The Book


Inevitably writing a first book that presents a meaningful overview of a life dedicated to a form of artwork cannot be just the work itself, but biography must be confronted and interspersed, regardless of one’s opinion or vanity index. A time comes when to procrastinate can no longer be accepted. A duty to communicate values, experienced over many years of “photographic” based work, to others demands first a definition of terms. The process reveals limitations. Memory does indeed fail and missed opportunity lays bare incompletion. We can
” have” a theme, but never live to exhaust its possibilities. Has the artist’s effort been honest or merely convenient? Ruthless evaluation permits pleasure to take credit, acknowledge a well meaning failure or two in aesthetics, but refusing self deception to maintain a high standard without obsessive perfectionism is an acquired gift. Confused intent becomes missing details for which explanations are merely elaborate excuses, simply “missing the mark”. An active inner life equates to greater work. Deepening knowledge of subject is the best source of inspiration for revelation of the “Performative Moment.” This is what is actually meant by “becoming one” with the camera.

As a child becoming a student of human existence I was never informed what our tools were or what we were intended to do.
I watched as most people were trying to sell something to others. I learned to put a tooth under my pillow and to want a grade in my schooling of “A”. It was important to be either Funny or Strong. Appearance came into play. One should be smart and run fast. Never become the Fat Kid.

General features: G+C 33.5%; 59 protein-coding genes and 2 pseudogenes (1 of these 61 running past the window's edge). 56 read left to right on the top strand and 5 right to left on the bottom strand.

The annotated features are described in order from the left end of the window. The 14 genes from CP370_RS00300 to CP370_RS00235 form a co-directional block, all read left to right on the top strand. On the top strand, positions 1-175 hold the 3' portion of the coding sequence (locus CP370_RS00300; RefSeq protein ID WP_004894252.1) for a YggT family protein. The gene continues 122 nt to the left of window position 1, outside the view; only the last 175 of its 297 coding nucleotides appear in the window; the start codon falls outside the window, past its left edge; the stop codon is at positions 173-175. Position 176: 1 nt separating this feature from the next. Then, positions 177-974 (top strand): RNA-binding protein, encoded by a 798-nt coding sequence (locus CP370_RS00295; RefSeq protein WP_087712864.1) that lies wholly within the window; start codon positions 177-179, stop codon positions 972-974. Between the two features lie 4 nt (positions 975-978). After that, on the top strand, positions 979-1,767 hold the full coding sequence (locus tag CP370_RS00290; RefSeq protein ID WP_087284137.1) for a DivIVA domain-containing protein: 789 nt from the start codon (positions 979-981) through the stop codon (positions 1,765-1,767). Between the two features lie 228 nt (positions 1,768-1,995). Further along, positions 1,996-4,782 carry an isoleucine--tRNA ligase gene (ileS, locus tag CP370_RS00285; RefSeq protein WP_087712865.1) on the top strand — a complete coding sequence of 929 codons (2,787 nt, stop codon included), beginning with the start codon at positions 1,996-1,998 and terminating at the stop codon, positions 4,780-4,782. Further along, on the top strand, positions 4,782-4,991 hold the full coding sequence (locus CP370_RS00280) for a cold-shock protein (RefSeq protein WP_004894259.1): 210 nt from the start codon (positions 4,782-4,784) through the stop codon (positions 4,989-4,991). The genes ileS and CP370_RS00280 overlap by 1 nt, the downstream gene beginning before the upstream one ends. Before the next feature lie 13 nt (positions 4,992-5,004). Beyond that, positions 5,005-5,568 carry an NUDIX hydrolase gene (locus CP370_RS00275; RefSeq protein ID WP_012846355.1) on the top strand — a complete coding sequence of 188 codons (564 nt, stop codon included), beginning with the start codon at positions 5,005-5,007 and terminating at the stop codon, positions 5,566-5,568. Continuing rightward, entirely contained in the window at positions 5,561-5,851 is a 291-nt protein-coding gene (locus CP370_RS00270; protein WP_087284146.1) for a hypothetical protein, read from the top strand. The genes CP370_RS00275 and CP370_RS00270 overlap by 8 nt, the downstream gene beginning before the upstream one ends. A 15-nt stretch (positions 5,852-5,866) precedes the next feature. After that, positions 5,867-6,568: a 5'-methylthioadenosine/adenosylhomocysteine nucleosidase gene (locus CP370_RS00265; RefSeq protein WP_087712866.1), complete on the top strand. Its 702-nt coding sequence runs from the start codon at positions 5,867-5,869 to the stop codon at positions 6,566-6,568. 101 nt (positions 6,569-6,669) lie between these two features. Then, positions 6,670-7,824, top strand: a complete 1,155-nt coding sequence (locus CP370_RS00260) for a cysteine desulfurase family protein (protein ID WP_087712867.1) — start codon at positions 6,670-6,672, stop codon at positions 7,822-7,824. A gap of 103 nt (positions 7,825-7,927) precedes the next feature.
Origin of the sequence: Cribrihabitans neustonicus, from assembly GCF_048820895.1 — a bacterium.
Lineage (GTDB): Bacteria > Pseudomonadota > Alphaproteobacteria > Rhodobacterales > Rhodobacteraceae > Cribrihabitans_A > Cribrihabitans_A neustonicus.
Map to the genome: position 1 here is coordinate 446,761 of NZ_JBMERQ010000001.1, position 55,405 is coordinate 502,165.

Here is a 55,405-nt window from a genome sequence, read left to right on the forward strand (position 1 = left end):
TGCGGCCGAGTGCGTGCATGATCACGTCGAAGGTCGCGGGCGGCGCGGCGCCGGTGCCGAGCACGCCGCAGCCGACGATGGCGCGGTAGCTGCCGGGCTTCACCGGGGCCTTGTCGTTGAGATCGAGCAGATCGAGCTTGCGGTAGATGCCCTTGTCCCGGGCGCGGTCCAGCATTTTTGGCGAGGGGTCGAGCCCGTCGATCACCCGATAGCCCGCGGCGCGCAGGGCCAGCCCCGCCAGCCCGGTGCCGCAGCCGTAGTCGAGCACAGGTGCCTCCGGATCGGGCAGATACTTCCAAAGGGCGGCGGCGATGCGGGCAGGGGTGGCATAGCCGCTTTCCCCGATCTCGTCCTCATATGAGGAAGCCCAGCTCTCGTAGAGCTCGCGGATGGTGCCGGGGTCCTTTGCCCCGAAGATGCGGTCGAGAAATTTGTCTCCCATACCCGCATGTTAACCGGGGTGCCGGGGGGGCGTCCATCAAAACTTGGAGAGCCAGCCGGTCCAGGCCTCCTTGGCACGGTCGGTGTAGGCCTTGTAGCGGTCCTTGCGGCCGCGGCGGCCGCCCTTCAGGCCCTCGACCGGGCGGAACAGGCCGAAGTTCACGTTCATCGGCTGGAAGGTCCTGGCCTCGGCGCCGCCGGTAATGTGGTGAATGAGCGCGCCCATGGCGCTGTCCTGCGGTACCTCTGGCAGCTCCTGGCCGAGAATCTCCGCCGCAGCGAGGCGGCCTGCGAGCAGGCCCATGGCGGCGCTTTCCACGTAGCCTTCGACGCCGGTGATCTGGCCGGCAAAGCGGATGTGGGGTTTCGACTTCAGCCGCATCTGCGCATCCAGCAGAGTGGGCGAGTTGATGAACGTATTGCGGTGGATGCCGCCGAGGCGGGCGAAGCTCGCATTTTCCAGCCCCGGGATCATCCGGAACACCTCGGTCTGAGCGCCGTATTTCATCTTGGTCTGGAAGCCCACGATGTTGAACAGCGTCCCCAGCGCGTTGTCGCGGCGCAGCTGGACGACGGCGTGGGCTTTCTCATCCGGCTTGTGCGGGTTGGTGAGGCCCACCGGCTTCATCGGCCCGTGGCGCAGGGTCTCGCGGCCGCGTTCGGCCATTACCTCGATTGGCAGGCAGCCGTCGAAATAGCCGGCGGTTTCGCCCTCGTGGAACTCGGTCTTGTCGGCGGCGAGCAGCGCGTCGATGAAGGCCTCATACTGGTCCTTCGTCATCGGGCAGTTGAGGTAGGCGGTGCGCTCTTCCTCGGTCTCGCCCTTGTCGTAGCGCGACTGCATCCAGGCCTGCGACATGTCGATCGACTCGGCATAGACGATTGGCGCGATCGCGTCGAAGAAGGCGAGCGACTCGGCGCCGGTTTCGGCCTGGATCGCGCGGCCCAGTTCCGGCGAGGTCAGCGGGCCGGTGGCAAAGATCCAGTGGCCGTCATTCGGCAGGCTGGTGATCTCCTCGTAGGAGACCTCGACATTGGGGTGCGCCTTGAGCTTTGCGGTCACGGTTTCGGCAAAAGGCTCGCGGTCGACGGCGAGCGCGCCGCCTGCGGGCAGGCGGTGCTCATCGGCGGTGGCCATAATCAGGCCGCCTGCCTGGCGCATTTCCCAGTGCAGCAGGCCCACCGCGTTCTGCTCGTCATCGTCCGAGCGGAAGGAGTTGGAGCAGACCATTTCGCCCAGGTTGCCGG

My first experience of happiness in an object was the gift of my red Schwinn bicycle on Christmas. Soon I would be taught to want more Stuff. Things could make you feel bigger and brighter. At the moment this child thinks he grasps meaning of life, something happens. Television comes into American homes. The TV becomes a new Family Member.

A collective shock. An alteration of sensorium.
New personalities come into our Living Room and leave their unique marks through the magic mirror. Radio has a Face.
Look and Life Magazines become print media’s oversize response using creative Images of News to expose the Still Photograph to a mass audience.
Nothing will ever be the same.

All photographs in this collection are from film, mostly 35mm and many were originally processed to become my personal prints. They have often appeared in or on magazines and periodicals, books and newspapers, posters, even a billboard on the Las Vegas Strip! Memorable images can have a history of their own as do strong subjects. Like a study of a painting by an Art Historian, subjects in photographs can function as form, symbol, illustration or proof, exemplify technique, have context or make comment, promote product or evoke emotional responses. We are not inclined to show concern here with mechanical and digital modes of photography. We insist on striving for alchemy in a dynamic process.

When I was fourteen years old and owned my first camera, a Yashica twin lens reflex, building a basement darkroom became my commitment toward speaking a silent secret language that was mysterious, exciting and universal. I never regret being guided by that belief. A bow to pragmatism and group participation in both school newspapers and yearbooks taught me that arranging compositions of kids for publication was part of the fun. Ultimately a photographer becomes valid translator for the director, transforming narrative from source using actors and models as instruments of a vision for the camera. Not only apprenticeship, but a formal study of Art History can become helpful toward maturity of his own unique efforts.

Style Speaks.

Jan Deen
September 29, 2020
Transilvania, Romania

photo Victoria Ryker, ballerina 1971